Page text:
Turkey is dynamic, exciting, and has with a few thousand years of history on display. It’s filled with terrific food and interesting people.
The days of bargain prices are long gone, however.
When I was a young strapping lad out circling the globe for the first time, my girlfriend and I planned to teach English in Greece when funds got low, but ended up in Istanbul instead. This was a quick pivot based on what we found within 24 hours in Istanbul after coming from Athens: it was easier to get a job in Turkey and we could enjoy a more interesting life on the cheap. Our salaries were low, but so were the costs. Inflation was terrible—so terrible that if I remember right we got three raises in five months—but it remained affordable when we went shopping in the street market in our neighborhood and we were having fun, so all was well.
This was back in the mid-1990s, when you were an instant millionaire as soon as you changed money into Turkish lira: there was actually a million lira banknote and it wasn’t worth very much. We would get a whole stack of them on payday. But hey, for a dollar you could get a large doner kebab sandwich, or four simits, a couple beers in a store, or a round-trip train ride into the center from our suburb town.
Alas, a lot can change in 17 years when it comes to a country’s economic health. Just look at Peru, Thailand, Cambodia, or Brazil on the upside. Spain and Ireland on the downside. Argentina down then up then down.
Turkey is a lot wealthier and healthier these days than when my now-wife and I spent months there around 17 years ago. They chopped zeros off the currency, reformed or sold many state-run enterprises, tamed inflation, and put exports into hyperdrive. On the surface this translates in a lot of ways: more cars, newer cars, better roads, city metros, high-speed rail, a great airline people actually enjoy flying, new bridges.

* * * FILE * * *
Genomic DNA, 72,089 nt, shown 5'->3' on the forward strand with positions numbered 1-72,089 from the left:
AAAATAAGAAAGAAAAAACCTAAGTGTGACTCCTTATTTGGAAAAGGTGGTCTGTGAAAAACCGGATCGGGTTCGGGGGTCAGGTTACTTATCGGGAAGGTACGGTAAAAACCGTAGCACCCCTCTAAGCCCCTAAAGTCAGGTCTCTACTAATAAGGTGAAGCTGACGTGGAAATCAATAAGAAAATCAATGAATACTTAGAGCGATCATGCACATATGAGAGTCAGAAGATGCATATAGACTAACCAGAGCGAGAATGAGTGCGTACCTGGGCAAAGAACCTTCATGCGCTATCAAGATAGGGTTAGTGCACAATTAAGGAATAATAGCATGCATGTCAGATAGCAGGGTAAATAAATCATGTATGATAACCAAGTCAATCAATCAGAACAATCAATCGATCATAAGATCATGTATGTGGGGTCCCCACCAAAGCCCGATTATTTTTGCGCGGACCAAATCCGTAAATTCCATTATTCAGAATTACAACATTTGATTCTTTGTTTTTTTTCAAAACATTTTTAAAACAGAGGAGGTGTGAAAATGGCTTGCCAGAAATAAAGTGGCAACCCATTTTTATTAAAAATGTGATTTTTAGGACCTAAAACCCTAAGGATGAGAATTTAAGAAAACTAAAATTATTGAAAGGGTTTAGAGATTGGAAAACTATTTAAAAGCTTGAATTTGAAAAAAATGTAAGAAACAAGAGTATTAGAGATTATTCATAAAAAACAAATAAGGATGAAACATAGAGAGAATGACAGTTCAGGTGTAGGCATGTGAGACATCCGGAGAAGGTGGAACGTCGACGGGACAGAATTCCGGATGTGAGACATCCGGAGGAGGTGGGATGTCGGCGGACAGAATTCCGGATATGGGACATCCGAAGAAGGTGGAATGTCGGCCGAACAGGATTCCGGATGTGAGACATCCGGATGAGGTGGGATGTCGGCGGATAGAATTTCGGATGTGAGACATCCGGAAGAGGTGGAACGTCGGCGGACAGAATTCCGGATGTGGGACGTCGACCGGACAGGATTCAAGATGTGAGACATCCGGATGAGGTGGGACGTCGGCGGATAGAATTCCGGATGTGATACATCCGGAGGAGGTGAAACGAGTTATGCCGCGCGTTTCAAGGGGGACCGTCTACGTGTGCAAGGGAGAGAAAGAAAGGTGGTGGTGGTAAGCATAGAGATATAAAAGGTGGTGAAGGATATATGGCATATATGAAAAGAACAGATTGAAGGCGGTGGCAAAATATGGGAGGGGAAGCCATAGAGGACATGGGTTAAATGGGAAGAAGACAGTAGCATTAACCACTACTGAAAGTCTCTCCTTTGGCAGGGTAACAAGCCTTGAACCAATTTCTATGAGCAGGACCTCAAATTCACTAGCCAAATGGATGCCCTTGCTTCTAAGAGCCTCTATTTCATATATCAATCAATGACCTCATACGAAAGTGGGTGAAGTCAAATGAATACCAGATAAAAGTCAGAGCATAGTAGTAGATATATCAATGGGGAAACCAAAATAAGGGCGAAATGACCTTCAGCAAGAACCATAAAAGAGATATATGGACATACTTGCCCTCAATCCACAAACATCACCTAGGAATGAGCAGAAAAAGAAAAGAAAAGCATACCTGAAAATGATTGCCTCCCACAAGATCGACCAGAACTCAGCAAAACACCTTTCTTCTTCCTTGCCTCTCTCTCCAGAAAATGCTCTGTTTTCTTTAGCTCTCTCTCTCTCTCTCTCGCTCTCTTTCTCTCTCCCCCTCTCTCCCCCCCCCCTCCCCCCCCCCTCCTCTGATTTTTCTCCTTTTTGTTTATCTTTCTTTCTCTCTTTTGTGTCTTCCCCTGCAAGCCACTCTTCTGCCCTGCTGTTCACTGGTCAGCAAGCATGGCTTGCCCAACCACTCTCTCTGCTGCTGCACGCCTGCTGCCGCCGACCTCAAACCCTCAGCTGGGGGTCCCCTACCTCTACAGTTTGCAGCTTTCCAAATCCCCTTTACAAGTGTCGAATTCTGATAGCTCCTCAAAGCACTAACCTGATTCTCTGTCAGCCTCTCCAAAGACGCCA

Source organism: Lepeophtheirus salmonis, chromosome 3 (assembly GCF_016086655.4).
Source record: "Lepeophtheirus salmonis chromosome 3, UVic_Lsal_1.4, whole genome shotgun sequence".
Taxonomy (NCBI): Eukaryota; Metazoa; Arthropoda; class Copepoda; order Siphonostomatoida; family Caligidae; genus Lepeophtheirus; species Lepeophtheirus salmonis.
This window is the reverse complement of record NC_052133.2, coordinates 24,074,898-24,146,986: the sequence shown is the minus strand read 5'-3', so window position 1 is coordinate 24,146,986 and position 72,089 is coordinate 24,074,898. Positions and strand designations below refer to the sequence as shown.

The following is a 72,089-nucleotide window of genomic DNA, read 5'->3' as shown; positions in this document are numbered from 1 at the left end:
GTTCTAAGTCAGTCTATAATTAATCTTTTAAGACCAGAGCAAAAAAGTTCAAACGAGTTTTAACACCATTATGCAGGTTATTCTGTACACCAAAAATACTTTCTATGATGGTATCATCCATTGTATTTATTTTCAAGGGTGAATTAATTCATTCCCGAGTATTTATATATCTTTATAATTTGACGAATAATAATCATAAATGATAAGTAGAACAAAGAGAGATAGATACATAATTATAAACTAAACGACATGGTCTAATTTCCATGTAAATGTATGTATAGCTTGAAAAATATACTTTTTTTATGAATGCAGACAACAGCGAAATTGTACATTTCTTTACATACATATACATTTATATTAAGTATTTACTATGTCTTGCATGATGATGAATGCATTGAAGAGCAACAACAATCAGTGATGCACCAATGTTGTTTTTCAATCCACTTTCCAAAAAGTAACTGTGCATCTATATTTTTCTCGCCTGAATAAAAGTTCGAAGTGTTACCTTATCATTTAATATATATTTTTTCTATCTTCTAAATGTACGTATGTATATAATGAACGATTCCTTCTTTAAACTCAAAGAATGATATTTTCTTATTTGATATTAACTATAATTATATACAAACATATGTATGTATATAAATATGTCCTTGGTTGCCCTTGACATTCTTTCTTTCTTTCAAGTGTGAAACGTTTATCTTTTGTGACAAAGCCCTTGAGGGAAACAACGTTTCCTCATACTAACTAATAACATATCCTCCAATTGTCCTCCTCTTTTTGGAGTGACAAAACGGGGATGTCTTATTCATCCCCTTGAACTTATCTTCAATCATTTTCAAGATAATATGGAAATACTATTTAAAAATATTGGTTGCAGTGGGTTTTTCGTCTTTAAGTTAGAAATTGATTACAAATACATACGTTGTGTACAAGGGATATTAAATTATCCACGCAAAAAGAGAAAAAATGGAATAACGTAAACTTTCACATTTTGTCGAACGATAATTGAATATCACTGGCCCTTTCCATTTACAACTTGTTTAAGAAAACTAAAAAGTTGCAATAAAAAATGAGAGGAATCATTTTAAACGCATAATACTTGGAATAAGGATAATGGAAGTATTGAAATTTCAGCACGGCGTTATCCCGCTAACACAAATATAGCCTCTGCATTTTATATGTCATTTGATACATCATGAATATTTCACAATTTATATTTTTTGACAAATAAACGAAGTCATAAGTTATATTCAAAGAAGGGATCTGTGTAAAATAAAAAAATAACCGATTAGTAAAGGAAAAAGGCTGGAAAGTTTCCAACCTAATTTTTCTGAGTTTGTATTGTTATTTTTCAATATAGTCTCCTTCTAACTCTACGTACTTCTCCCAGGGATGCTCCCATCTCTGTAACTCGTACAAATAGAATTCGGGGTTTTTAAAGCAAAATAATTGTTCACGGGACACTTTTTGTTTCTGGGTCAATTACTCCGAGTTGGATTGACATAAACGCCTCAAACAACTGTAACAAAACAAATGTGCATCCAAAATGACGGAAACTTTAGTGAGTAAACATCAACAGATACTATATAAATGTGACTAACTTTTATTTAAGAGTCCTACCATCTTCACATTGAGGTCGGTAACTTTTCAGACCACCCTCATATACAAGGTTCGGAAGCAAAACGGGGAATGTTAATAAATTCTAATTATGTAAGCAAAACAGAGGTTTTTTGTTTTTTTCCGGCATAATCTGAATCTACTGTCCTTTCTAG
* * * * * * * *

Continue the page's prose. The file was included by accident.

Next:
It also means higher wages and higher costs for nearly everything.
In general, many prices are similar now to what you would see in the U.S., with only a few things being significantly less. The cheaper items can generally be grouped under food and labor: agricultural products, simple restaurant meals, basic services like a haircut or shoeshine. Gasoline costs what it does in Western Europe, however, which translates into high costs for anything transportation related. For a traveler in Turkey, that’s a bummer. So is the price of beer and wine: the Islamist party in power has turned the tax screws on anything alcoholic. (On the plus side, cigarettes too, so the country is not the giant ashtray it once was and buses aren’t filled with second-hand smoke.)
As I said in the new edition of The World’s Cheapest Destinations, Turkey is still a decent value for mid-range travelers. You can find reasonably priced 3-star hotels, affordable meals, good prices on interesting souvenirs if you bargain, and admission prices that will sting but are still lower than many other European capitals. And it’s fair to say that there’s more worth seeing and experiencing in Istanbul than almost any other city in the world.
I’m glad to be back and I highly recommend coming here and then exploring other areas of the country. Just don’t expect to do it on a shoestring budget, even if you’re couchsurfing. In the book The Next 100 Years, the author predicted Turkey is going to be a major power on the world stage within the next 50 years, one of the top four or five players within a century. True or not, it’s definitely a place on the way up, not heading down or sideways. A rising sea may not really lift all boats, but it’s lifting a lot of them and you’re going to pay more to tread their turf.
Remember how much and how fast things can change in a destination when some friend or virtual friend gives you advice based on their experience in the destination. The first question should probably be, “When were you there?”